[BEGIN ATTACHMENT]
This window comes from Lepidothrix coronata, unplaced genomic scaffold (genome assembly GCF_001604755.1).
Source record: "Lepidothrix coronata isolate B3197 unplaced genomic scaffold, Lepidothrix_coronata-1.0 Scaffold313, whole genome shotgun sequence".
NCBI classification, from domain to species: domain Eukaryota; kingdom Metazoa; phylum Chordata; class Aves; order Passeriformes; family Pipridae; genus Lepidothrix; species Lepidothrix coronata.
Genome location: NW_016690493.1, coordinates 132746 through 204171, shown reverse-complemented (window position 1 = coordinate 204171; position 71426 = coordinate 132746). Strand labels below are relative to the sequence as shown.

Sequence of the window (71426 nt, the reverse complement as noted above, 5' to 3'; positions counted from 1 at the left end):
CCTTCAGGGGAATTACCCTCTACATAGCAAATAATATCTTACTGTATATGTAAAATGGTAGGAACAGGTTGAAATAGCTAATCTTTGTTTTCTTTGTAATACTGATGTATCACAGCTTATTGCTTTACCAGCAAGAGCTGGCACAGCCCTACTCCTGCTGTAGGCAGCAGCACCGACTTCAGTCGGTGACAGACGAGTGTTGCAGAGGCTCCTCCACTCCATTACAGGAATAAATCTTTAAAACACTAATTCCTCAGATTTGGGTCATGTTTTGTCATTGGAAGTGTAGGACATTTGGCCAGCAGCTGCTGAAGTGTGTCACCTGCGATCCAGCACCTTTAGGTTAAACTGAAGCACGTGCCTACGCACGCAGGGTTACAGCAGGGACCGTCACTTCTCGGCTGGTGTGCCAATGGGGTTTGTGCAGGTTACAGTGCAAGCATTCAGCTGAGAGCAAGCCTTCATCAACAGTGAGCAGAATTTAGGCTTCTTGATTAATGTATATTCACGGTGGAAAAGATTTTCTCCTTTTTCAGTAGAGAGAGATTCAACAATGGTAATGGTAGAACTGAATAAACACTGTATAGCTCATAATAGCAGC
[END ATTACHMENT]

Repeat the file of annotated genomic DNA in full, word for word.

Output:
This window comes from Lepidothrix coronata, unplaced genomic scaffold (genome assembly GCF_001604755.1).
Source record: "Lepidothrix coronata isolate B3197 unplaced genomic scaffold, Lepidothrix_coronata-1.0 Scaffold313, whole genome shotgun sequence".
NCBI classification, from domain to species: domain Eukaryota; kingdom Metazoa; phylum Chordata; class Aves; order Passeriformes; family Pipridae; genus Lepidothrix; species Lepidothrix coronata.
Genome location: NW_016690493.1, coordinates 132746 through 204171, shown reverse-complemented (window position 1 = coordinate 204171; position 71426 = coordinate 132746). Strand labels below are relative to the sequence as shown.

Sequence of the window (71426 nt, the reverse complement as noted above, 5' to 3'; positions counted from 1 at the left end):
CCTTCAGGGGAATTACCCTCTACATAGCAAATAATATCTTACTGTATATGTAAAATGGTAGGAACAGGTTGAAATAGCTAATCTTTGTTTTCTTTGTAATACTGATGTATCACAGCTTATTGCTTTACCAGCAAGAGCTGGCACAGCCCTACTCCTGCTGTAGGCAGCAGCACCGACTTCAGTCGGTGACAGACGAGTGTTGCAGAGGCTCCTCCACTCCATTACAGGAATAAATCTTTAAAACACTAATTCCTCAGATTTGGGTCATGTTTTGTCATTGGAAGTGTAGGACATTTGGCCAGCAGCTGCTGAAGTGTGTCACCTGCGATCCAGCACCTTTAGGTTAAACTGAAGCACGTGCCTACGCACGCAGGGTTACAGCAGGGACCGTCACTTCTCGGCTGGTGTGCCAATGGGGTTTGTGCAGGTTACAGTGCAAGCATTCAGCTGAGAGCAAGCCTTCATCAACAGTGAGCAGAATTTAGGCTTCTTGATTAATGTATATTCACGGTGGAAAAGATTTTCTCCTTTTTCAGTAGAGAGAGATTCAACAATGGTAATGGTAGAACTGAATAAACACTGTATAGCTCATAATAGCAGC